Did you know that Uzbekistan lies in the very heart of Eurasia, the coordinates for Uzbekistan are 41.0000° N, 69.0000°

Uzbekistan is home to the Muruntan gold mine, one of the largest open pit gold mines in the world! The country has 4th largest reserves of gold in the world after South Africa, USA and Russia

Uzbekistan is the world capital of melons. They have in excess of 150 different varieties, which form a staple part of the local diet, served fresh in the summer and eaten dried through the winter.

It is Uzbek tradition that the most respected guest be seated farthest from the house’s entrance.

Tashkent’s metro features chandeliers, marble pillars and ceilings, granite, and engraved metal. It has been called one of the most beautiful train stations in the world.

The Uzbek master chef is able to cook in just one caldron enough plov to serve a thousand men.

When you are a host to someone, it is your duty to fill their cups with for the whole time they are with you.  What you must not do, however, is to fill their cup more than half-full.  If you do that as a mistake, say it is a mistake immediately.  Doing it means you want them to leave.  Wow!  Amazing, right?

To Uzbeks, respect means a whole lot.  For this reason they love it if, even as foreigners, you endeavour to add the respectful suffix opa after a woman's name; and aka after a man's.  Example: Linda-opa and David-aka.  You could also use hon and jon respectively.

Having been an historic crossroads for centuries as part of various ancient empires, Uzbekistan’s food is very eclectic. It has its roots in Iranian, Arab, Indian, Russian and Chinese cuisine.

Though identified with the Persia, the Zoroastrism probably originated in Bactria or Sogdiana. Many distinguished scholars share an opinion that Zoroastrianism had originated in the ancient Khorezm. Indeed, today in the world there were found 63 Zoroastrian monuments, including those in Iran, India, Afghanistan and Pakistan. Thirty-eight of them are in Uzbekistan, whereas 17 of these monuments are located in Khorezm.

One of Islam's most sacred relics - the world's oldest Koran that was compiled in Medina by Othman, the third caliph or Muslim leader, is kept in Tashkent. It was completed in the year 651, only 19 years after Muhammad's death.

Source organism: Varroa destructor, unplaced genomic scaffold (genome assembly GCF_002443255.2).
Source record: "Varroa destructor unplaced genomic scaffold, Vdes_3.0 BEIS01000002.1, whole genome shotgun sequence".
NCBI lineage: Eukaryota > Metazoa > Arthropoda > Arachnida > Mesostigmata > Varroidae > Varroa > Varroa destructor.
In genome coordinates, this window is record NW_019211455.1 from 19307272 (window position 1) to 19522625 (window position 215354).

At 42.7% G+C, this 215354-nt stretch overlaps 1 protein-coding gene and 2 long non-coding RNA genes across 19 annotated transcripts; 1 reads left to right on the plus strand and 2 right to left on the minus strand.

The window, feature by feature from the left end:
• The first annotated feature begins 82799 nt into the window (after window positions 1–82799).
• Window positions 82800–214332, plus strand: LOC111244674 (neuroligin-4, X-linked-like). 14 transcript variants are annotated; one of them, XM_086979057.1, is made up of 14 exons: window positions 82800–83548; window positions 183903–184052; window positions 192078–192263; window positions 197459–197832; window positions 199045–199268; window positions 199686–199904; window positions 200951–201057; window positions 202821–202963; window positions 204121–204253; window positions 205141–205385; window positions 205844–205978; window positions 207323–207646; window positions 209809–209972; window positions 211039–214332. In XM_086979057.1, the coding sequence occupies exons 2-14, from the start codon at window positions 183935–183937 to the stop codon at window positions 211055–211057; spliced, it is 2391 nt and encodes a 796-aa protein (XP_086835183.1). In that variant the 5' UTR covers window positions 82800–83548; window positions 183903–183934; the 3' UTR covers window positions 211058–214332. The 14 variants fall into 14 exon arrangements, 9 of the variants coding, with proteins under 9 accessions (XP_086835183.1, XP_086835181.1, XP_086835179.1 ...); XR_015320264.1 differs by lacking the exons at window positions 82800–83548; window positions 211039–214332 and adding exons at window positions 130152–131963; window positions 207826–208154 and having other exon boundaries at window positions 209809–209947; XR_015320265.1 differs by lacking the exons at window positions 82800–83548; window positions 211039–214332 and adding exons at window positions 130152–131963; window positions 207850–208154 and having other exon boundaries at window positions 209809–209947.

Tashkent is the only megapolis in the world where public transport is totally comprised of Mercedes buses. And due to low urban air polution it is one of the few cities where one can still see the stars in the sky.

You would be surprised to know that modern TV was born in Tashkent. No joke! The picture of moving objects was transmitted by radio first time in the world in Tashkent on 26 of July 1928 by inventors B.P. Grabovsky and I.F. Belansky.

Uzbekistan is the only country in the world all of whose neighbours have their names ending in STAN. This is also the only country in Central Asia that borders all of the countries of this region

Uzbeks are the third populous Turkik ethnicity in the world after Turks and Azeris (leaving both in Azerbaijan and Iran)

Did you know that there was silk money in Khiva? Super interesting right? Of course, but the best part of having silk money was that it could be sewn into your clothing.

Famous Islamic physician Ibn Sina (Avicenna in the Latin world) who was born near Bukhara was the one of the first people to advocate using women’s hair as suture material – about 1400 years ago.

Uzbekistan has a long and bloody history. The most notorious leader of Uzbekistan was Timur (or Tamerlane) who claimed descent from Genghis Khan. His military campaigns have been credited for wiping out some 5% of the world’s population at the time.

If you have thought that some of the Islamic architecture in Uzbekistan resembles that from Northern India, then that is because Timur’s great great great Grandson, Babur Beg, was the founder of the Moghul Empire that ruled much of India for almost four centuries! Babur’s great great Grandson was Shah Jahan, who built the Taj Mahal.

Uzbekistan was once a rum producig country. There is still a real arboretum in Denau (city near Termez on the border with Afghanistan), grown from a selection station that studied the prospects of plant growing in the unusual for the Soviet Union subtropical climate of Surkhandarya region: only here in the whole of the USSR sugar cane was grown and even rum was produced!

Uzbekistan has been ranked one of the safest countries in the world, according to a new global poll. The annual Gallup Global Law and Order asked if people felt safe walking at night and whether they had been victims of crime. The survey placed Uzbekistan 5th out of 135 countries, while the UK was 21st and the US 35th. Top five safest countries:

  • Singapore
  • Norway
  • Iceland
  • Finland
  • Uzbekistan
Exchange rates
100 RUR
13606.31 UZS
100 USD
1250001.02 UZS
100 EUR
1353147.75 UZS
100 GBP
1585376.21 UZS
Weather in cities